I thought that I was doing my best to stay on top of evolution-related news, but now I fear that I’ve grown lazy, and for that I blame Ed Yong. Yong is a tremendously talented writer who, I can only assume based on his output, has somehow genetically engineered himself to require no sleep. We highlight his work every week in What We’re Reading posts, and I have come to rely on him to tell me what’s happening in the world of evolution research. Well, my passive reliance on Yong has been exposed because just the other week, there was a great right-up-my-alley story in the news that I missed because—you guessed it, Yong didn’t cover it—and I never would have found it if weren’t for sloth lover and blog commenter extraordinaire Steve Bowden. A huge “thank you,” therefore, to Bowden, and a sheepish acknowledgment of slothfulness from me.
The research in question involves the common carp (Cyprinus carpio), a large freshwater fish that thrives in murky low-oxygenated waters. (You might be more familiar with their fancy variants, the koi, denizens of castle moats and garden ponds everywhere.) Common carp can actually be a bit of a pain, as their omnivorous diets and robust physiology enable them to outcompete native fish and become invasive. Ironically, wild native populations of carp are considered vulnerable—so they aren’t doing well where they’re supposed to be, but they’re doing too well everywhere else.
So what’s happened with carp that has them in the news? Here are some headlines: “Carp demonstrate rapid de-evolution to get their scales back” (Phys.org); “Carp undergo ‘reverse evolution’ to get their scales back” (Science); and “Cultivated carp ‘reverse evolve,’ grow scales back” (popsci.com). Oh boy. This post could very easily be a long, ranty, Say What? but since the misconception here isn’t one I’ve explicitly covered, and because Bowden suggested a "Misconception Monday" when he wrote to invite me to, er, carp about the topic (asking “Is de-evolution even a ‘thing’?”) we’ll do it this way.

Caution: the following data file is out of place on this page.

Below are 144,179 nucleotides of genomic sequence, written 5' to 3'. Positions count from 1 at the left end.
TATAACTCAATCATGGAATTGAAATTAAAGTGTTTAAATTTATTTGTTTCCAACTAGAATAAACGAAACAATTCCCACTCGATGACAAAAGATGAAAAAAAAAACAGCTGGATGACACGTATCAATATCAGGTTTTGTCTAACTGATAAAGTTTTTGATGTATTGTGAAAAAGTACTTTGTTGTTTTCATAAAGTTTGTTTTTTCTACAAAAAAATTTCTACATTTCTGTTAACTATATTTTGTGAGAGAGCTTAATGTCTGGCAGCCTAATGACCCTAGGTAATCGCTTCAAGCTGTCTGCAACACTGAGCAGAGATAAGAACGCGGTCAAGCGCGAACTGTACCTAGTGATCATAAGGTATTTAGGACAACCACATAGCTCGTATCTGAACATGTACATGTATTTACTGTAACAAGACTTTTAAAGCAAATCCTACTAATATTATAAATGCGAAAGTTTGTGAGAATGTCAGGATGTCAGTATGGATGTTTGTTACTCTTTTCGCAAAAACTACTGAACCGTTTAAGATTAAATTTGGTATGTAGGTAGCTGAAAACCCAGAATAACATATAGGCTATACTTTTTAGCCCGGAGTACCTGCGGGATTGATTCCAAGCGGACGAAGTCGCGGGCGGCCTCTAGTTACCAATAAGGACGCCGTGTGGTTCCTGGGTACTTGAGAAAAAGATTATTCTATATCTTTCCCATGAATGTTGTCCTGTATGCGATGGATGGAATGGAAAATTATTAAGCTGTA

Misconception: De-evolution is a “thing.”
Correction: There is no such thing as de-evolution or re-evolution, forward evolution or reverse evolution: There is just evolution.
Here’s what happened with the carp in the headlines: Centuries ago, European monks began domesticating carp, selecting for carps without the usual full complement of stiff scales, which makes them easier to prepare and cook. The monks wouldn’t have put it this way, of course, but they bred the carp until the trait of having scant, patchy, opalescent scales became genetically fixed—meaning there was no variation in the population. The monks’ fish became known as “mirror carp.”
Here, unfortunately, we must take a short dip into jargon before moving on. It’ll be worth it, I promise. A physical trait is known as a phenotype. A given phenotype is the result of interplay between the particular genes an individual has (its genotype) and the environment. Under ordinary circumstances, an animal—be it carp, human, stinkbug, or sloth—inherits one copy of every gene from its mother and another copy from its father. The particular mix of genes inherited helps to determine the animal’s traits.